Raj writes [15.12.2002]: I’ve always been a Kabir Bedi fan. A staple of Hindi movies, he was always far more enjoyable to watch than the cleanshaven identikit heroes who would eventually triumph over him with a loud dooshoom-dooshoom (the fictionalised sound of good fist on evil jawbone, known to all who have ever watched Bollywood).
Richard adds [1.1.2003]: This is a bit late for comments but I’ll send it anyway: small world dept. The Adam Kuper who wrote the review of the book about your (vague) ancestor (featured on 8.12.02) is the father of Simon Kuper, author of the wonderful Football Against The Enemy (and Times football columnist — the only thing worth reading in the Monday pull-out-and-throw-away sports section).
The Cherie Blair – Peter Foster saga rumbles entertainingly on. Mark Steyn in yesterday’s Telegraph entertained:
Nude models, diet quacks, psychics: I cannot speak for Britain, but in North America these are three of the four categories of person that most of us spend the first 10 minutes of our day dumping from the in-box. If Cherie had a fourth confidante with a guaranteed plan to increase the length of Tony’s penis by three inches, the Blairs would have a full set: they could throw the perfect spam dinner party.
Amidst the nonsense, in which we can include the annoying rightist editorials which seem to pretend that this is another version of the US Whitewater affair, the important question is barely discussed (though Oxford’s excellent Ann Black touched on it yesterday): what are the Blairs doing buying property for their offspring to live in while they are at university?Ten years ago you could get a postcard from Public Domain postcards which had this soundbite on it:
‘Her digs… were unspeakable so we said “Sod it” and went and bought a house and put her in that and she was much happier’ — Sir George Young, Housing Minister, on how his daughter Sophia found a home.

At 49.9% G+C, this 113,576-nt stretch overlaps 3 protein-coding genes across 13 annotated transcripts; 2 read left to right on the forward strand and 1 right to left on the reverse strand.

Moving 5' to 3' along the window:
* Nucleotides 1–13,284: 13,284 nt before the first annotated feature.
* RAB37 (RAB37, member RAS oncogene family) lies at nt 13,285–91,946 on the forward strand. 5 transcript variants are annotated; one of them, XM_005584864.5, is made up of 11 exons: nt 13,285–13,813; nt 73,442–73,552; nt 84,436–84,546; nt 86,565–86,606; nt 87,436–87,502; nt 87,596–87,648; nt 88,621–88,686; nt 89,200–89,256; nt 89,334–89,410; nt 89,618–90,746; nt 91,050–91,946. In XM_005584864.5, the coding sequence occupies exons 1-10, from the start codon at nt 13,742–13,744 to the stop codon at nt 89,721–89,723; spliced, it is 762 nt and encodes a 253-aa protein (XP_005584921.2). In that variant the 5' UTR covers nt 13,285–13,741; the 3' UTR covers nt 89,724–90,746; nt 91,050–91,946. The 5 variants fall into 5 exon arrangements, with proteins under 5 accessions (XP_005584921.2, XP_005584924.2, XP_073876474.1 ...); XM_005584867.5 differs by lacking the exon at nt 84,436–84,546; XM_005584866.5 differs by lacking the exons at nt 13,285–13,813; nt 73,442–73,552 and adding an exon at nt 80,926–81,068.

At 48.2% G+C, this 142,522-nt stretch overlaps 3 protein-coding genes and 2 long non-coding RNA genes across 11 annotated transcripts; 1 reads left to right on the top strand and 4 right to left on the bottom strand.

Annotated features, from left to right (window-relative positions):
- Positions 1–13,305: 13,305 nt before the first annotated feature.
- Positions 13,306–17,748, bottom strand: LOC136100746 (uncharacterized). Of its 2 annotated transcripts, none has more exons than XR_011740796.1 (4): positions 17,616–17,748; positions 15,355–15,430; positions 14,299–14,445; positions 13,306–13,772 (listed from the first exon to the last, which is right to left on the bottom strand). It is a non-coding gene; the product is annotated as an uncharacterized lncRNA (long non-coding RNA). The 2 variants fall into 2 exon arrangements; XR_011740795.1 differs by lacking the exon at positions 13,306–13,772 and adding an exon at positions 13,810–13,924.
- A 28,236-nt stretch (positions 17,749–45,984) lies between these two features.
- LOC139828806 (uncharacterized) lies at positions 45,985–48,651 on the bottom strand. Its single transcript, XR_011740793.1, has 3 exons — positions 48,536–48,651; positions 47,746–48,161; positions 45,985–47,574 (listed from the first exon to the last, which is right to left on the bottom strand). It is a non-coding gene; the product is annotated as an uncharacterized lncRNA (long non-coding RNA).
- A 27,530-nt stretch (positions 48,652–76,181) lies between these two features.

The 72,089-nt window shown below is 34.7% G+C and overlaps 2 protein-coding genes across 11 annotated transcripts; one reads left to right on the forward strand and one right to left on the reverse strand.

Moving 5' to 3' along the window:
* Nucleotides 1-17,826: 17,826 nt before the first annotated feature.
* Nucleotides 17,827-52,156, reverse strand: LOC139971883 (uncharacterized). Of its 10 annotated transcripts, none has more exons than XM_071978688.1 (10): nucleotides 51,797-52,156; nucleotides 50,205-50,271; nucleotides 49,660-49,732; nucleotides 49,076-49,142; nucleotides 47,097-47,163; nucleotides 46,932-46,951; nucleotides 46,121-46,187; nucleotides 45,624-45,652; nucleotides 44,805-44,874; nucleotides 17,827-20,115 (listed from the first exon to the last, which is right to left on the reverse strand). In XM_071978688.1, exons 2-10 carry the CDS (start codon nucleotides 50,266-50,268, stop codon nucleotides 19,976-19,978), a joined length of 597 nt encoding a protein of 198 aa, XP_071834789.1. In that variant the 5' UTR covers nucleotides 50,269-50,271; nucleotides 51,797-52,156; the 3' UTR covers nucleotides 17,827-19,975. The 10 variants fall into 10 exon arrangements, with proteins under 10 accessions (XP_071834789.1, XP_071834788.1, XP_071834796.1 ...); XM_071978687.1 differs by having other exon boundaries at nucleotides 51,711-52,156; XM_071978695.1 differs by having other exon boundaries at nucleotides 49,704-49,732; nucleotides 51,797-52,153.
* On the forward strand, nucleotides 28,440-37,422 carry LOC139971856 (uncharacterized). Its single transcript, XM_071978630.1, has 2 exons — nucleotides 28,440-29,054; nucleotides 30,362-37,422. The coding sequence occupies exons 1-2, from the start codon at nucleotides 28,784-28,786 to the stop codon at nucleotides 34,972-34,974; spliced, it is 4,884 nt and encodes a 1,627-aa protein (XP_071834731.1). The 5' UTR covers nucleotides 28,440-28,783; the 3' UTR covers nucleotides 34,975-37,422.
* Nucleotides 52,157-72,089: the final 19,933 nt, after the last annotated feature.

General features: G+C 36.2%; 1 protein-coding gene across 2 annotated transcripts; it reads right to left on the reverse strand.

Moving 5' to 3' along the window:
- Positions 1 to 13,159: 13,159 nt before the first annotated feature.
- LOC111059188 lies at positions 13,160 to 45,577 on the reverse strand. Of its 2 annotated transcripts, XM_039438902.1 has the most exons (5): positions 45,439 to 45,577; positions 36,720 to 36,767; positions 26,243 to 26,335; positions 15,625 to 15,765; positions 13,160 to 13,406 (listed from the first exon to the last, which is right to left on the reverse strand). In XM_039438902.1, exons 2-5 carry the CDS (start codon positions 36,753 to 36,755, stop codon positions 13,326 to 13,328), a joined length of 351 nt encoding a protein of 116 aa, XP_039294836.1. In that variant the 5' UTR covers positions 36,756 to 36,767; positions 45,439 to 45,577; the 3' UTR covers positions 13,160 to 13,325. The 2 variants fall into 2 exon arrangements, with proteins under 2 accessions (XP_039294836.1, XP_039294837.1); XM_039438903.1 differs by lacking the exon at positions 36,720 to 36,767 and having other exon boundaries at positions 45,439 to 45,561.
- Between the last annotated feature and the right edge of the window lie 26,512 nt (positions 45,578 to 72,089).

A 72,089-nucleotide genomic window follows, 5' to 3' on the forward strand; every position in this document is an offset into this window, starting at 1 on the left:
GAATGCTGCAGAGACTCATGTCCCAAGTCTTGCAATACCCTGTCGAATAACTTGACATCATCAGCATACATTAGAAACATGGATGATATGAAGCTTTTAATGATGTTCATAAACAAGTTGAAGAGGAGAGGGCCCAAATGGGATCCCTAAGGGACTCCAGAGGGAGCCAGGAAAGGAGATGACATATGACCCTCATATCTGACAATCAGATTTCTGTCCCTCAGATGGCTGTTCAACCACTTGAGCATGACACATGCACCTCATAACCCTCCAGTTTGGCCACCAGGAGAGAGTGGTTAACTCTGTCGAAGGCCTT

And then, at the bottom of the card, there was a box to tick next to the words, “Please send me further details of the Conservative Party’s Housing Policy”.
I went to London yesterday for my fine Trotskyist friend David Renton’s 30th birthday party, in the function room at The Sol Arms pub just off the Euston Road. And it was a happy occasion: the London Socialist Historians’ Group brought their banner, various literature was passed around, and the assembled company follwed the traditional singing of “Happy Birthday” with the similarly-traditional Internationale — in (at least) two languages.
Britain’s finest man of letters Keith Flett, of the Beard Liberation Front, was there too, wearing a Philosophy Football Eric Hobsbawm T-Shirt — which, I thought, was an odd thing to do for a man who is waging a one-person campaign in the correspondence columns of the nation’s magazines drawing attention to the fact that EJH might have had time to write so many excellent books because he didn’t seem to sell many newspapers during his time in the CPGB. Dave, who by contrast both continues to sell a lot of newspapers and to write a lot of books, was distributing copies of his latest, Classical Marxism, which, he tells us, is the first volume of a projected five. If he continues his present work-rate, the other four will, no doubt, be out by Christmas.
It was also excellent to see a comrade from the Voice of the Turtle, Leo Zeilig, for the first time in months. He will soon be in the dock facing preposterous charges of “incitement to violent disorder”, after being the Person with the Megaphone on a recent antiwar demonstration in London, a charge which carries a possible five-year prison sentence. The defence campaign is already organising itself — and the party was a good occasion to collect signatures and donations on behalf of the Trafalgar Square Three (or whatever they will come to be called). More on this soon.